It might not be as dramatic as the story in today's Psalm. But if you're a Christian, the same God has performed a similar rescue in your own life. He's delivered you from death that you may walk before him in the land of the living. And he's given you that testimony to share with the church and with the world. And now, like our size, do you want to worship with God's people and celebrate with them and encourage them as you lift up the cup of salvation and pray together about everything.

By the way, if you're not a Christian this morning, why not ask your Christian friends about this? What was their experience of God's saving rescue in their lives? What were their lives like before and after meeting Jesus? Every believer has a story to tell of how God has helped them. And if you only ask it, he will help you too.

Jesus says, come to me all you who are weary and burdened, and I will give you rest. This is a story of a man that God has rescued. And the writer is inviting you to come and meet his God so that you too can experience the same saving grace that he has. We must testify and share what God has done for us with others. But lastly, the psalmist presents a thank offering as a part of his worship vows.

And it makes us ask What is our thank offering? What is our sacrificial, grateful, worshipful response to what God has done for us? We must pray, we must testify to God's goodness, but listen to these words from the apostle Paul. Therefore, I urge you brothers and sisters, in view of God's mercy, to offer your bodies as a living sacrifice, holy and pleasing to God. This is your true and proper worship.

A living sacrifice is 1 that keeps on giving and serving the Lord. So in our service of each other, Here in this church, we are responding thankfully to what God has done for us. So we must keep on serving the Lord with a thankful heart. Verse 16. Truly, I am your servant lord.

I serve you just as my mother did. You have freed me from my chains. The writers been freed from his chains of bondage and slavery, But what for? Freedom to do whatever he likes? No.

He says, I am your servant. You freed me from my chains Now I will serve you and your people. So we can't pay God back for his rescue, but we can still respond. We can pray to him about all things. We can testify to his goodness before others, and we can serve him and his people with thankful heart.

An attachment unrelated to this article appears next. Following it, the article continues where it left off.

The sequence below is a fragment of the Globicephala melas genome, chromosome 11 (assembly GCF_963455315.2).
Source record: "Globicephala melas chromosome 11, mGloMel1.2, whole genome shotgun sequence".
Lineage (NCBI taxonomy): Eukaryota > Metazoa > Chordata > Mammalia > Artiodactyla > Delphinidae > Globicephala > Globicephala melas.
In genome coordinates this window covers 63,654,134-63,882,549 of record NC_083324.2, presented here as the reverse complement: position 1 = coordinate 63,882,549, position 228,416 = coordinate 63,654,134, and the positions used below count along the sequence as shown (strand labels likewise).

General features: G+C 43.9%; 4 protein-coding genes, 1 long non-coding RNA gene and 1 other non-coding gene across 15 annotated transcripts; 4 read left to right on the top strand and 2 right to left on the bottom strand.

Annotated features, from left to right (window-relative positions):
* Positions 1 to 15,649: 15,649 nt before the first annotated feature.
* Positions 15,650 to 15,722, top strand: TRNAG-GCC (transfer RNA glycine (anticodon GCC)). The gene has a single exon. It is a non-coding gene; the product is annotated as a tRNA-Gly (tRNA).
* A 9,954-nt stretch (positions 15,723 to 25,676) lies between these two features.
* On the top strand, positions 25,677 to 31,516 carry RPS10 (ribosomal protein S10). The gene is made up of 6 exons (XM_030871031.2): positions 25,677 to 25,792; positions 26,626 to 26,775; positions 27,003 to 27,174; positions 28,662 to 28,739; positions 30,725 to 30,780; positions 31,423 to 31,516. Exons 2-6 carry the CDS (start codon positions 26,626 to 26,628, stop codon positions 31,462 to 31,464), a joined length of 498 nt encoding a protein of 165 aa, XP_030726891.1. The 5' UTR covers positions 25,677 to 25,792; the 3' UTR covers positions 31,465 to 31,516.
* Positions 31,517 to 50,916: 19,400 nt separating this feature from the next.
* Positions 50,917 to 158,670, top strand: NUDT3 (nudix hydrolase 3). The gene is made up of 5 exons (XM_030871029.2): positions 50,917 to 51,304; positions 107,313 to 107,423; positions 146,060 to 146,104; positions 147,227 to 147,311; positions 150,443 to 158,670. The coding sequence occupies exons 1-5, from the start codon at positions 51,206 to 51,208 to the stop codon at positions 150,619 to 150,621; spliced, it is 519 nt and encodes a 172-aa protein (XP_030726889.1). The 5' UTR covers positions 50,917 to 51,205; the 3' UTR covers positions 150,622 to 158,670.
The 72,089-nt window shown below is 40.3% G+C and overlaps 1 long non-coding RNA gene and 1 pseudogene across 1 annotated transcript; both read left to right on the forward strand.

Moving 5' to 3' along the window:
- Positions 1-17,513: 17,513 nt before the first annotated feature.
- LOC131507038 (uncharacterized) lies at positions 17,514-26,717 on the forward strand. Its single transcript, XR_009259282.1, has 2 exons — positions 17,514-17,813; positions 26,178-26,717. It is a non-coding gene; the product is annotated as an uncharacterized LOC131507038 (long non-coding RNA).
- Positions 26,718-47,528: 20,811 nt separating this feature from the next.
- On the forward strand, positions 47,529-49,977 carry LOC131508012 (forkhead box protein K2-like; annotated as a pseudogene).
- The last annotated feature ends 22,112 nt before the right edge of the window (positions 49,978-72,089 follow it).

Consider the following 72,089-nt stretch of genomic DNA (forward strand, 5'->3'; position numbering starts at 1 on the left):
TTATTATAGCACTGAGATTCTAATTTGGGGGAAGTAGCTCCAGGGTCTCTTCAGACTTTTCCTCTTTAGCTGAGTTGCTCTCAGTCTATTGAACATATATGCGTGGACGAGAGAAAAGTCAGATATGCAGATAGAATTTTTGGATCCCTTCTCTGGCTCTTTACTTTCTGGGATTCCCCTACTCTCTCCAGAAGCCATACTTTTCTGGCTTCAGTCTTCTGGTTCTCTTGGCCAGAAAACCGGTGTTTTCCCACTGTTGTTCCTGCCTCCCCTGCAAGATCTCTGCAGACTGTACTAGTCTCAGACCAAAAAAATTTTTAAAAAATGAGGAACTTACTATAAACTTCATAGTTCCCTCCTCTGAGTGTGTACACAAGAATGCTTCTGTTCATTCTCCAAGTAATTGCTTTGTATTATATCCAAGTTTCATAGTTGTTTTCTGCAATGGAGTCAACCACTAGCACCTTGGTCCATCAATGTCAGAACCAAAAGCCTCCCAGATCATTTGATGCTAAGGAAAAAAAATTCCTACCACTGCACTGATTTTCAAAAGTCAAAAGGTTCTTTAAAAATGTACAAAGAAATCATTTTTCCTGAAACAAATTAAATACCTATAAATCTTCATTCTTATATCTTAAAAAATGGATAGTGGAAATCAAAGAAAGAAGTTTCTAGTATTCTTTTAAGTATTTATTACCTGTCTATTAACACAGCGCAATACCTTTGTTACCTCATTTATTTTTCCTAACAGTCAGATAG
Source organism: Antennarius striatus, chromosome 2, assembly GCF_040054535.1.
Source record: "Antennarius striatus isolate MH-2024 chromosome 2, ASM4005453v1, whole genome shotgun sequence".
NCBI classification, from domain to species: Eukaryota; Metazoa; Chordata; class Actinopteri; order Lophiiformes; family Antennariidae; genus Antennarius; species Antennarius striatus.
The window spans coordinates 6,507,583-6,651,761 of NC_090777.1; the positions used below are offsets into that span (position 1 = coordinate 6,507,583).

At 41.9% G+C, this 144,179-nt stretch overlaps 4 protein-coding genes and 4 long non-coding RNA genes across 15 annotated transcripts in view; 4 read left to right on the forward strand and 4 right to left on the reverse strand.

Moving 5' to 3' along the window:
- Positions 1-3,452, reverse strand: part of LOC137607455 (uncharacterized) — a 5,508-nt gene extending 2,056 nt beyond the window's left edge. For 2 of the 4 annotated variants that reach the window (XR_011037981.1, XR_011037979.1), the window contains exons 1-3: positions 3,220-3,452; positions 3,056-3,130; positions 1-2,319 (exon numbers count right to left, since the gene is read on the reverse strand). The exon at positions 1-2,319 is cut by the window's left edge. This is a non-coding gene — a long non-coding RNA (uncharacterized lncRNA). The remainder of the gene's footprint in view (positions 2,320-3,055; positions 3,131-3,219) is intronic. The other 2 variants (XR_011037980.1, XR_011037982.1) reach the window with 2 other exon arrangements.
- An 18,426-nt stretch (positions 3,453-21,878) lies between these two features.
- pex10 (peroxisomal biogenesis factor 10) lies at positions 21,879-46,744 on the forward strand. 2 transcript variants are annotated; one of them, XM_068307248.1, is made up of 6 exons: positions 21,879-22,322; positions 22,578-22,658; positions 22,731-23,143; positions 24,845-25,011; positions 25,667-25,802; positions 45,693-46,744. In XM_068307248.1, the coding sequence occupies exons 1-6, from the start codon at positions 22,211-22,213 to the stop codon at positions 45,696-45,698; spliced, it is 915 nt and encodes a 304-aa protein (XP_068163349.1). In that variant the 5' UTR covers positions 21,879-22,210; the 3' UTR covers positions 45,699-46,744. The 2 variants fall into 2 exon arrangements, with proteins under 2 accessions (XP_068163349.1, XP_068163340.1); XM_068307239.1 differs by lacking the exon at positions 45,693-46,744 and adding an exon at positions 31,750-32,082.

So back to the original question. Why do you love the lord Jesus? The bible says, for he heard my voice, he heard my cry for mercy. He turned his ear to me because he cares for me because he's gracious and full of compassion. Because he has a great plan to rescue me.

My death will be precious in his sight. He'll raise me to eternal glory and wipe away every tear from my eyes. I will walk before him in the land. Of the living. Nothing can separate me from his love.

I can never pay him back, but I will always pray to him. Always tell others about him. I would always serve him. He is my lord. Let's pray.

Heavenly father, we love you. Please fill out prayers and praises with the emotion of true gratitude. Thank you for hearing our prayers in Christ and for your fatherly compassion towards us. Thank you for the great rescue that you have saved us through the finished work of Jesus. That even our deaths are precious in your sight.

That our souls can rest in your finished work. And lord, thank you for this timeless song that we can sing today. Please have mercy on the suffering of your people throughout this pandemic. Help us to respond to you in the right way. Not by trying to pay you back, but by calling on your name as long as we live, by telling others about Jesus.

And by serving you and your people with a thankful heart, we bring all our prayers before you in the name of our lord Jesus, arm,